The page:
Think HBR

Drugs and alcohol in the workplace

Karen Ansen
It will come as no surprise to any employer that the impact of alcohol and drugs in the workplace is considerable. Research has estimated that 2.5 million days are lost annually due to alcohol and drug use, at a cost of more than $680 million to Australian workplaces as well as an estimated $6 billion per year in lost productivity.
However, it’s not only the Australian workplace and economy that are affected. One in 10 workers report that they have experienced the negative effects associated with a co-worker’s misuse of alcohol or other drugs. These negative effects include their reduced ability to do their job, involvement in an accident or close call, and working extra hours to cover for a co-worker.
The challenge facing employers is figuring out how to guard against something that seems so out of their control. Fair Work has made it clear that random drug and alcohol testing is an intrusion of the privacy of the individual which can only be justified on Work Health and Safety grounds. Additionally, there is much case law that supports that an employer has no right to dictate what alcohol or drugs its employees take in their own time[1]. However, an employer has a legitimate right (and indeed obligation) to try and eliminate the risk of employees coming to work impaired by alcohol or drugs that could pose a risk to health and safety of other employees and clients.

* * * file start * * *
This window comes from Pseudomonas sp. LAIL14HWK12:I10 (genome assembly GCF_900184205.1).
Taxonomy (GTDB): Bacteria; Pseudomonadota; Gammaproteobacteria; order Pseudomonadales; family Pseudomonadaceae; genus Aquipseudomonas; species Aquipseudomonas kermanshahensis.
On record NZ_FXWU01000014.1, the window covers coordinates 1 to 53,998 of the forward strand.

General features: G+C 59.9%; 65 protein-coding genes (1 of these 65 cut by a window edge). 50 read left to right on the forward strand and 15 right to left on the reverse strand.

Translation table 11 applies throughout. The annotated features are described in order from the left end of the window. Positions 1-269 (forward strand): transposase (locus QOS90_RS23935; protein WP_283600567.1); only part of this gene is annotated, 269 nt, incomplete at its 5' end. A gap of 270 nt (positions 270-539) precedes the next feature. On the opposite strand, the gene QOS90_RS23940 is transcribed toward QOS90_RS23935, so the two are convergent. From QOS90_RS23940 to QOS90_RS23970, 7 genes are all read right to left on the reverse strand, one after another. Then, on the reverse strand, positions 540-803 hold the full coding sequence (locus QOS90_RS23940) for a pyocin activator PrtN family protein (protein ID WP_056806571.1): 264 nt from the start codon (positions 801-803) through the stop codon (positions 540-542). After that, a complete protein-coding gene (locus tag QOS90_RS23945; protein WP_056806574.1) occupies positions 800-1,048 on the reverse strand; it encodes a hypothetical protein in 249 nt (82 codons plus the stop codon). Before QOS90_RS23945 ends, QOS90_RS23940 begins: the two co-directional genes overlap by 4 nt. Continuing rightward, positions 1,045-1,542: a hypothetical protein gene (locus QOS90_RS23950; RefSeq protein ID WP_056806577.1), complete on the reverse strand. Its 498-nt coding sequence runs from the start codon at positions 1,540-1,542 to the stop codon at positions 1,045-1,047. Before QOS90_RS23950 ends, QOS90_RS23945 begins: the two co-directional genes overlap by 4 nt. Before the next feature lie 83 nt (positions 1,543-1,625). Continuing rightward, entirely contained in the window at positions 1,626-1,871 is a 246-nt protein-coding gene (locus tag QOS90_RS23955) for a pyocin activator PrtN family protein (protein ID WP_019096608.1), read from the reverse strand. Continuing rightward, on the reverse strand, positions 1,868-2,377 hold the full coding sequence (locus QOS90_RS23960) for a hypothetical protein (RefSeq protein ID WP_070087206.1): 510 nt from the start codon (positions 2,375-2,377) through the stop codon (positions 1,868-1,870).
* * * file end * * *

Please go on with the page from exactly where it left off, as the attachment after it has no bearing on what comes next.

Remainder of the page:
Work environments are an important and effective place to combat alcoholism and other drug issues by establishing or promoting programs focused on improving health. Many individuals and families face a host of difficulties closely associated with problem drinking and drug use, and these problems quite often spill over into the workplace. By encouraging and supporting treatment, employers can dramatically assist in reducing the negative impact of alcoholism and addiction in the workplace, while at the same time reducing their costs. Research has demonstrated time and time again that alcohol and drug treatment pays for itself and employers with successful EAP’s and DFWP’s report better health status among employees and family members and decreased use of medical benefits.
Without question the establishment of an Employee Assistance Program (EAP) is the most effective way to address alcohol and drug problems in the workplace. EAPs deal with all kinds of problems and provide short-term counselling, assessments and referrals. Additionally, implementing a drug-free workplace (DFWP) supported by a framework; offering health benefits; reducing stigma in the workplace; and educating employees about the health and productivity hazards of substance abuse through company wellness programs all have high success outcomes. Many organisations have Codes of Conduct that expressly prohibit any employee from being under the influence of drugs or alcohol within the workplace. What they lack however is a policy framework to equip them with a legally defensible process following the identification of the issue.
If you would like to discuss your obligations as an employer, or ensure your Workplace Health and Safety policy protects and supports your employees, contact performPR on 1300 406 005.
[1] Shell Refining (Australia) Pty Ltd, Clyde Refinery v Construction Forestry Mining and Energy Union [2008] AIRC 510; Endeavour Energy v Communications, Electrical, Electronic, Energy, Information, Postal, Plumbing and Allied Services Union of Australia and others [2012] FWA 1809.
Karen Ansen2 Karen Ansen
brings a wealth of knowledge to her role as Client Service Director, and has a strong belief in a holistic approach to workplace issues. With over 15 years’ experience in both Workplace Law and Employee Relations, Karen is an expert on the legal principles that govern employer-employeerelationships, including the Fair Work Act, Workplace Health and Safety Laws, counselling and mediation.